Baha’u’llah’s first imprisonment took place in Tihran when He was informed of the plight of a number of companions and supporters of Táhirih who were brought as prisoners to the Capital from Qazvin. They were falsely charged with the murder of Táhirih’s father-in-law, while Táhirih herself was placed in the strictest confinement in the house of her father in Qazvin. Bahá’u’lláh was at that time residing in Ṭihrán.
As He [Baha’u’llah] was already acquainted with the kad-khudá [alderman] in whose home they [the companions and supporters of Táhirih] were incarcerated, He decided to visit them and intervene in their behalf. That avaricious and deceitful official, who was fully aware of the extreme generosity of Bahá’u’lláh, greatly exaggerated in the hope of deriving a substantial pecuniary advantage for himself, the misfortune that had befallen the unhappy captives.”
“They are destitute of the barest necessities of life,” urged the kad-khudá. “They hunger for food, and their clothing is wretchedly scanty.” Bahá’u’lláh extended immediate financial assistance for their relief, and urged the kad-khudá to relax the severity of the rule under which they were confined.
The kad-khudá consented to relieve a few who were unable to support the oppressive weight of their chains, and for the rest did whatever he could to alleviate the rigour of their confinement. Prompted by greed, he informed his superiors of the situation, and emphasised the fact that both food and money were being regularly supplied by Bahá’u’lláh for those who were imprisoned in his house. These officials were in their turn tempted to derive every possible advantage from the liberality of Bahá’u’lláh. They summoned Him to their presence, protested against His action, and accused Him of complicity in the act for which the captives had been condemned.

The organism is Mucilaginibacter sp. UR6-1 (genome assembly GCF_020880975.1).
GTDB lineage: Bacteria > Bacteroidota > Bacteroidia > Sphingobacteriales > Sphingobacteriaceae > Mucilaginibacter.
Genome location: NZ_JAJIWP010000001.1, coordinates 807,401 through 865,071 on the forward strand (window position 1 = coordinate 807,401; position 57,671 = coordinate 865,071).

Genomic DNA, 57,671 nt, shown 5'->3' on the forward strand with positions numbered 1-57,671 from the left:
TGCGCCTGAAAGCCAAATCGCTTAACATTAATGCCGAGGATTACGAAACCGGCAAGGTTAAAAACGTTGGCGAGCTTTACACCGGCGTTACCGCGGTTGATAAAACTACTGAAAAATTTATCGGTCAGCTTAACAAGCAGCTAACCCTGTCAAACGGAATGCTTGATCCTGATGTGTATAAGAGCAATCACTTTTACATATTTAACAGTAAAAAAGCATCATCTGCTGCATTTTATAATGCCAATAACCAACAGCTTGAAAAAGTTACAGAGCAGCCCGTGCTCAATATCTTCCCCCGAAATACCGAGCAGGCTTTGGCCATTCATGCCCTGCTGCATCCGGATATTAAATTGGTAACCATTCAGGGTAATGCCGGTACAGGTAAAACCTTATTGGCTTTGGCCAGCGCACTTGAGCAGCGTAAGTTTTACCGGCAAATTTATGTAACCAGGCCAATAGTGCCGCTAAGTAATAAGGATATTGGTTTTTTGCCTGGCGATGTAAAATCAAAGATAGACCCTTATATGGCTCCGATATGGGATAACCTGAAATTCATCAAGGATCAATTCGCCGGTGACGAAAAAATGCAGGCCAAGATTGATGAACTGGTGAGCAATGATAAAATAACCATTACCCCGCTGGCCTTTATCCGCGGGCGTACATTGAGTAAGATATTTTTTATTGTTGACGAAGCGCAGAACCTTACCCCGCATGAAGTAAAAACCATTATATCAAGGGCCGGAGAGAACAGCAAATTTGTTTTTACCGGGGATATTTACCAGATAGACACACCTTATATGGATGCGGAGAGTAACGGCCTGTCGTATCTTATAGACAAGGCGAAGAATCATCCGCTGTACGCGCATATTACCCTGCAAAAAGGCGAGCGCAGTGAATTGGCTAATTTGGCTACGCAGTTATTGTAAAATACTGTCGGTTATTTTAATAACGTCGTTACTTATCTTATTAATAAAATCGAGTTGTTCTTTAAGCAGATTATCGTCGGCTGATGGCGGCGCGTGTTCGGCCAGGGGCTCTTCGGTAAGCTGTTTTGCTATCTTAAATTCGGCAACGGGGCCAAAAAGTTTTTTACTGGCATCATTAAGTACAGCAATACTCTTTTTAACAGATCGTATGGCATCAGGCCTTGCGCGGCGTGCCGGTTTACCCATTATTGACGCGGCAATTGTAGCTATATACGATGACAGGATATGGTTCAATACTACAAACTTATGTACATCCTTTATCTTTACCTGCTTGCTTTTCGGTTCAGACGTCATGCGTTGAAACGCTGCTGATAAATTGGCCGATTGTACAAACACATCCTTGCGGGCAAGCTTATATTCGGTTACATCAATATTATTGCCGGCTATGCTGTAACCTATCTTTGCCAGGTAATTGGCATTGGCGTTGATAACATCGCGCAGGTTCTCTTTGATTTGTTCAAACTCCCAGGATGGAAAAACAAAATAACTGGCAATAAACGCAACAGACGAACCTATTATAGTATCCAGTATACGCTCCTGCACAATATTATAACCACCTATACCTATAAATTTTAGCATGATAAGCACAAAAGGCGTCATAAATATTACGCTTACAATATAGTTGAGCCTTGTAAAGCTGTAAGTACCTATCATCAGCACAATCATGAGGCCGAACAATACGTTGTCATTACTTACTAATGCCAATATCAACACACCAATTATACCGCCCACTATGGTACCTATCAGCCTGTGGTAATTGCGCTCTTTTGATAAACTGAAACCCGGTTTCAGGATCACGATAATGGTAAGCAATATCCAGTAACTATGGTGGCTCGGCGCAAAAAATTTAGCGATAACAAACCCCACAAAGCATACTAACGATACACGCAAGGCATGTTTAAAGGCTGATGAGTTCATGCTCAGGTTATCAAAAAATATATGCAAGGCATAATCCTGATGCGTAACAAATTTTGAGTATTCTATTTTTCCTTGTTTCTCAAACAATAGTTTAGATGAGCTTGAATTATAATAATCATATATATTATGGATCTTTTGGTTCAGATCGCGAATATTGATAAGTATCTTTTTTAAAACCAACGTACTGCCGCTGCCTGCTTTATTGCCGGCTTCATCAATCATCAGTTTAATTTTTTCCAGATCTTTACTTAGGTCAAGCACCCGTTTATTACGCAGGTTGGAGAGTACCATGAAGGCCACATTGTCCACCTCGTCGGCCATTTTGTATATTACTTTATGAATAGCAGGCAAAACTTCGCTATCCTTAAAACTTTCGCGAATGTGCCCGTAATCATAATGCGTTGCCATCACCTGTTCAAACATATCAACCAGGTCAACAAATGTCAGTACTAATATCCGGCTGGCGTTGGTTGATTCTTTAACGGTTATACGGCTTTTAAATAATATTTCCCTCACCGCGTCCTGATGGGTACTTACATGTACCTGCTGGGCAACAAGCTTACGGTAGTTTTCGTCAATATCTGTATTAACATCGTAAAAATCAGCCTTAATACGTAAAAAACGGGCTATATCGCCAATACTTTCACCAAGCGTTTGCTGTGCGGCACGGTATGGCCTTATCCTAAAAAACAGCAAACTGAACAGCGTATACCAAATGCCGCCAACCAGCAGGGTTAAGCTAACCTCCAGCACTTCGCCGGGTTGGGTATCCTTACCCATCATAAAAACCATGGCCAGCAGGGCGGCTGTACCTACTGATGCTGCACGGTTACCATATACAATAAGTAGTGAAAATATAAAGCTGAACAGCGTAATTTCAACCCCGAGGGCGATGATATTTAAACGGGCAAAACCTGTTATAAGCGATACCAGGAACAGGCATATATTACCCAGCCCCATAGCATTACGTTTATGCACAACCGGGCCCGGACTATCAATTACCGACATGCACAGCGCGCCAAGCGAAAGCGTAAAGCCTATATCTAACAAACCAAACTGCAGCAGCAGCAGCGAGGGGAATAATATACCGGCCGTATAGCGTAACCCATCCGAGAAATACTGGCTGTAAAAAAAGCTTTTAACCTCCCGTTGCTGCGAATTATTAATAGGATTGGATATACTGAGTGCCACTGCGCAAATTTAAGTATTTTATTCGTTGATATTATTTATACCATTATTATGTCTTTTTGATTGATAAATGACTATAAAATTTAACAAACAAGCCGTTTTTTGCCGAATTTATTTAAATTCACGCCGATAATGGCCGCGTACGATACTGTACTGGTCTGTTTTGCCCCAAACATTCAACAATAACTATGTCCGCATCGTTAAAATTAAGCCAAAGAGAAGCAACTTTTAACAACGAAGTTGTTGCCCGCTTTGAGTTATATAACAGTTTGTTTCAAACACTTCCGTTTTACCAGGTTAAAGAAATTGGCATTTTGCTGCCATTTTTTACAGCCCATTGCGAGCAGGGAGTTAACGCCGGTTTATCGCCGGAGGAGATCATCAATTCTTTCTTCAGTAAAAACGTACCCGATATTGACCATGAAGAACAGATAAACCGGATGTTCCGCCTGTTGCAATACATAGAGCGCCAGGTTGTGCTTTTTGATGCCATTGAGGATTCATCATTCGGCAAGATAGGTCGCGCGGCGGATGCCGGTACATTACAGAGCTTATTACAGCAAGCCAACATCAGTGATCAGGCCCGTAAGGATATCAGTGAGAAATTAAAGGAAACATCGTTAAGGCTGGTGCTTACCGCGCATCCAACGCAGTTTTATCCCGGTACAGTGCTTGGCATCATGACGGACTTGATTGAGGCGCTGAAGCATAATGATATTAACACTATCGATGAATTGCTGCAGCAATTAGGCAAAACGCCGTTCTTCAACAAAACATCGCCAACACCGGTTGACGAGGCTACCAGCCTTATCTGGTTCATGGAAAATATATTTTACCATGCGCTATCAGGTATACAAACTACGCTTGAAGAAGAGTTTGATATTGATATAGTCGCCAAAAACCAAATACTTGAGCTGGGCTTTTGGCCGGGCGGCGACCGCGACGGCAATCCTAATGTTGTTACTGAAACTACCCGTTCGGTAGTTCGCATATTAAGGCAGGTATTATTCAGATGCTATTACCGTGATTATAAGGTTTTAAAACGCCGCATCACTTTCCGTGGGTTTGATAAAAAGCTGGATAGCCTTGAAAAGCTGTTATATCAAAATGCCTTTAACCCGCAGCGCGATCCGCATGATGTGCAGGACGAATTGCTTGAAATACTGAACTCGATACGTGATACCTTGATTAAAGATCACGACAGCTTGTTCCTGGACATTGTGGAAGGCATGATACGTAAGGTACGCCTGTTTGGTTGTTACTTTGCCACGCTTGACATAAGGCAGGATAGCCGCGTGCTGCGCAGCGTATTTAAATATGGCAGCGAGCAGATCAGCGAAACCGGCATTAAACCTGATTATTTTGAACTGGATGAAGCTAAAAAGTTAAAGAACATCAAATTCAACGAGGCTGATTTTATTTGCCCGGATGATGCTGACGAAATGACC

“The kad-khudá,” replied Bahá’u’lláh, “pleaded their cause before Me and enlarged upon their sufferings and needs. He himself bore witness to their innocence and appealed to Me for help. In return for the aid which, in response to his invitation, I was impelled to extend, you now charge Me with a crime of which I am innocent.”
Hoping to intimidate Bahá’u’lláh by threatening immediate punishment, they refused to allow Him to return to His home. The confinement to which He was subjected was the first affliction that befell Bahá’u’lláh in the path of the Cause of God; the first imprisonment He suffered for the sake of His loved ones.
He remained in captivity for a few days, until Ja’far-Qulí Khán, the brother of Mírzá Áqá Khán-i-Núrí, who at a later time was appointed Grand Vazír [Prime Minister] of the Sháh, and a number of other friends intervened in His behalf and, threatening the kad-khudá in severe a language, were able to effect His release. Those who had been responsible for His confinement had confidently hoped to receive, in return for His deliverance, the sum of one thousand túmans, but they soon found out that they were forced to comply with the wishes of Ja’far-Qulí Khán without the hope of receiving, either from him or from Bahá’u’lláh, the slightest reward. With profuse apologies and with the utmost regret, they surrendered their Captive into his hands.
- Nabil (‘The Dawn-Breakers’, translated and edited by Shoghi Effendi)